|Posted on 19 November, 2017 at 0:40|
In a bid to deepen my knowledge of linguistics and English language, and perhaps also as an act of sneaky procrastination that has coincided conveniently with the start of this year's master's level study, I recently started reading about the history of English grammar.
It was here I came across this charming and surprisingly useful little poem. The Play Grammar was published in 1848 with a companion verse entitled 'The Nine Parts of Speech: a rhyme to be learned by heart'
1. Three little words we often see
Are ARTICLES - a, and and the.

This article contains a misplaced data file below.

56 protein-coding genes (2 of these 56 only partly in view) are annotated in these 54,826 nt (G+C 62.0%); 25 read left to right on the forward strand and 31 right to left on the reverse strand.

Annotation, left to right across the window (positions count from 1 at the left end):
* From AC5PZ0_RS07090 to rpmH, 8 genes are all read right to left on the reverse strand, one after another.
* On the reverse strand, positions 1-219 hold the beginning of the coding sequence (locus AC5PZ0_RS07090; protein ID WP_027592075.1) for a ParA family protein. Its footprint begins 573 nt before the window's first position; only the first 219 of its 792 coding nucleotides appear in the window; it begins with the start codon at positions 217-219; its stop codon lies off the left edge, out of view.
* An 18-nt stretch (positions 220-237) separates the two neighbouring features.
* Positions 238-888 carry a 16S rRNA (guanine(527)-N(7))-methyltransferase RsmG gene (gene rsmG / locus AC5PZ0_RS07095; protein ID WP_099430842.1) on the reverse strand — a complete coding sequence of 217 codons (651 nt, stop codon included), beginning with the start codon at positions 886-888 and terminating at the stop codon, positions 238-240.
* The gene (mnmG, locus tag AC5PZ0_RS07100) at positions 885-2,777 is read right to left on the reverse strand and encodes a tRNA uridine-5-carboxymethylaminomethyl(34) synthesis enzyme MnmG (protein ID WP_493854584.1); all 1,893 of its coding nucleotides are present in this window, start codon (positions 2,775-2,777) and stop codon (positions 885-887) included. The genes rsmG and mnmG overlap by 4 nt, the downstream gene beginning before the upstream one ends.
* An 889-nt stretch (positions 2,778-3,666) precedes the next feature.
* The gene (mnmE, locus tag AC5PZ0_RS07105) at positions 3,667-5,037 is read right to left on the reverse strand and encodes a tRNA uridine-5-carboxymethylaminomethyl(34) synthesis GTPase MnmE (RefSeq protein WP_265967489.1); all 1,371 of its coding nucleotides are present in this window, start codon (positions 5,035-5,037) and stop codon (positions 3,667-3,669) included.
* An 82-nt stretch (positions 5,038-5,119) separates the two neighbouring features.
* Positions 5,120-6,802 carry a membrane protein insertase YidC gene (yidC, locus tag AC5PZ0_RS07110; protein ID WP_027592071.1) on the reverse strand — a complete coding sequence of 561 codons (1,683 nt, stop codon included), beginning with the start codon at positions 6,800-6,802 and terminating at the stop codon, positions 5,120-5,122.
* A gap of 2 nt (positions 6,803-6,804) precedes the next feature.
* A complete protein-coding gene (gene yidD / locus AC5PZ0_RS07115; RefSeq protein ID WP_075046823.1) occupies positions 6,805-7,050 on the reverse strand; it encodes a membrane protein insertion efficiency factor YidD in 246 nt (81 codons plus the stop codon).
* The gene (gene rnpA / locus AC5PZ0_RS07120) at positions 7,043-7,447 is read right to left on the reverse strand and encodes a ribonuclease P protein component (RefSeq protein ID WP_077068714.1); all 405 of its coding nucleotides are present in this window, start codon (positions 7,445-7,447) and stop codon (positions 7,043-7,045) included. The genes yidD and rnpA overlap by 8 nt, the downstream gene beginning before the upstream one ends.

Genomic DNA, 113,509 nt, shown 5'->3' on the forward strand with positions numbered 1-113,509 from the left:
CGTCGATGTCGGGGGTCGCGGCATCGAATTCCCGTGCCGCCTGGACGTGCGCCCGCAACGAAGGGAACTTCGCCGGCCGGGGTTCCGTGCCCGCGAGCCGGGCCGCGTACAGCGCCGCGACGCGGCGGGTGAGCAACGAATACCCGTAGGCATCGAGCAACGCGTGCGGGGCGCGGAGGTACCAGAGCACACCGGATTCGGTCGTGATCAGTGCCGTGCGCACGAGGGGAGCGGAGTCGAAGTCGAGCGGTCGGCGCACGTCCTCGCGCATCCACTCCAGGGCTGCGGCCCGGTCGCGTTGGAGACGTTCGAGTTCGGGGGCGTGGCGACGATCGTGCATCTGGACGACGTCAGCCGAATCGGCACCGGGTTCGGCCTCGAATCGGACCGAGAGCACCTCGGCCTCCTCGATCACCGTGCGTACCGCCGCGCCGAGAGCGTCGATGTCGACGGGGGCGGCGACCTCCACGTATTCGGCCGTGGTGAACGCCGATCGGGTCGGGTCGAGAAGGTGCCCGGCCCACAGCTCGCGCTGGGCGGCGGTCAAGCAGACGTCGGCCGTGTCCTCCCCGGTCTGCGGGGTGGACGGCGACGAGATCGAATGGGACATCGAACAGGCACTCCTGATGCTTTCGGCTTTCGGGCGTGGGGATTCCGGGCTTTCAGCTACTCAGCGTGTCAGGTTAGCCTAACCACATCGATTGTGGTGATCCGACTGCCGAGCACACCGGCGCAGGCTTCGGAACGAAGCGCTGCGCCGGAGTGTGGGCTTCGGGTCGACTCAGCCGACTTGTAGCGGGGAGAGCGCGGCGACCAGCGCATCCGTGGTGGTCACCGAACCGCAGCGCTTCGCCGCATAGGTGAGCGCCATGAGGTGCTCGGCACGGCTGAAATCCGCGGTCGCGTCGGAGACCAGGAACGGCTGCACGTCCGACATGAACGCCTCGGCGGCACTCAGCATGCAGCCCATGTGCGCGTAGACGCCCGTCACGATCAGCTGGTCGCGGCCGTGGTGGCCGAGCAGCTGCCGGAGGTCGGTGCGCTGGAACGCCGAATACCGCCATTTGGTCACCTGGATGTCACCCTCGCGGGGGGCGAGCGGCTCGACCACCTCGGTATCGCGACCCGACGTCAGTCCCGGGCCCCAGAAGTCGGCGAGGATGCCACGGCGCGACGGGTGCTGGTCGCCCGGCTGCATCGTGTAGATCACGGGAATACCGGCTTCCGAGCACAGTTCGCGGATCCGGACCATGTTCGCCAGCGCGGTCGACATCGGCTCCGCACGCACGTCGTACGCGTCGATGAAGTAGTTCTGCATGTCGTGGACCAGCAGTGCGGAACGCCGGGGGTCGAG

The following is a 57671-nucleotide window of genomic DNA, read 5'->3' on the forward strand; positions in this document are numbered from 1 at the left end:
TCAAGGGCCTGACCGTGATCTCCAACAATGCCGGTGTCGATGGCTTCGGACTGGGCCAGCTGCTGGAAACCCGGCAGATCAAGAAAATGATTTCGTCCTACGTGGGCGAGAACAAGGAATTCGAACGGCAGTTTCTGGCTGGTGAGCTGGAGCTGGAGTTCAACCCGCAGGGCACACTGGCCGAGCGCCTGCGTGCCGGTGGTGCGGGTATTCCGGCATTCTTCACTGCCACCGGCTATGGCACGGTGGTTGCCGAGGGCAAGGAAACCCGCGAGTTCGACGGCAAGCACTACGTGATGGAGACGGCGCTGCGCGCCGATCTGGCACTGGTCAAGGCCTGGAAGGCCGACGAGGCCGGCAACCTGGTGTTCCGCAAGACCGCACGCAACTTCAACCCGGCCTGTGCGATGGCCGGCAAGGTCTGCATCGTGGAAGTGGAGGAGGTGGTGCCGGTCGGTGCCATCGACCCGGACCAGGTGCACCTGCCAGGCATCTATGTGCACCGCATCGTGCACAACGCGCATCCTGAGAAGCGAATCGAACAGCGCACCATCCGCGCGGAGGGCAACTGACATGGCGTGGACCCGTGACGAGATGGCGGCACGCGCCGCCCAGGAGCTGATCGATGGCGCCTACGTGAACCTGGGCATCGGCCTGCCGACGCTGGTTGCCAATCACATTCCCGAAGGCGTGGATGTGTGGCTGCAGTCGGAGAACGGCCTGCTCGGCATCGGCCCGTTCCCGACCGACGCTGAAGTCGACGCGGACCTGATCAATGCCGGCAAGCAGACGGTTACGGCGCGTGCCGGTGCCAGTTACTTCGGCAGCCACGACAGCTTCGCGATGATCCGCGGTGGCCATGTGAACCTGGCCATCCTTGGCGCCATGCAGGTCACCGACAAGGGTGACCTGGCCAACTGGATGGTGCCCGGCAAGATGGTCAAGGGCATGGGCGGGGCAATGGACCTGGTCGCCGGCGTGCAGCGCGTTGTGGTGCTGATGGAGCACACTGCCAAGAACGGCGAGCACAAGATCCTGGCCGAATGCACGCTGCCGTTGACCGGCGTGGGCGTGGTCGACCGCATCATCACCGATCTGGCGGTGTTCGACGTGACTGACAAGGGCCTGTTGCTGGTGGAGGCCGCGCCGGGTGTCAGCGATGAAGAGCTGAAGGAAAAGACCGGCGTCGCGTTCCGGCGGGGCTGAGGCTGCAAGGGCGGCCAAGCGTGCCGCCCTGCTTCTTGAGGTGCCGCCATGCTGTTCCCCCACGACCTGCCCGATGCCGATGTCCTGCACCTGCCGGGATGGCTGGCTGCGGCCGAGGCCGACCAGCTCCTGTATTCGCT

2. A NOUN's the name of any thing,
As house, or garden, hoop or swing.
3. ADJECTIVES tell the kind of Noun,
As great, small, pretty, white or brown.
4. Instead of Nouns, the PRONOUNS stand;
Her head, his face, your arm, my hand.
5.VERBS tell of something being done;
To read, write, count, sing, jump or run.
6.How things are done, the ADVERBS tell,
As slowly, quickly, ill or well.
7. CONJUNCTIONS join the words together,
As men and women, wind and weather.
8. The PREPOSITIONS stand before
A Noun, - as in or through the door.
9. The INTERJECTION shows surprise,
As oh! how pretty; ah! how wise.
The whole are called Nine Parts of Speech,
Which reading, writing, speaking teach.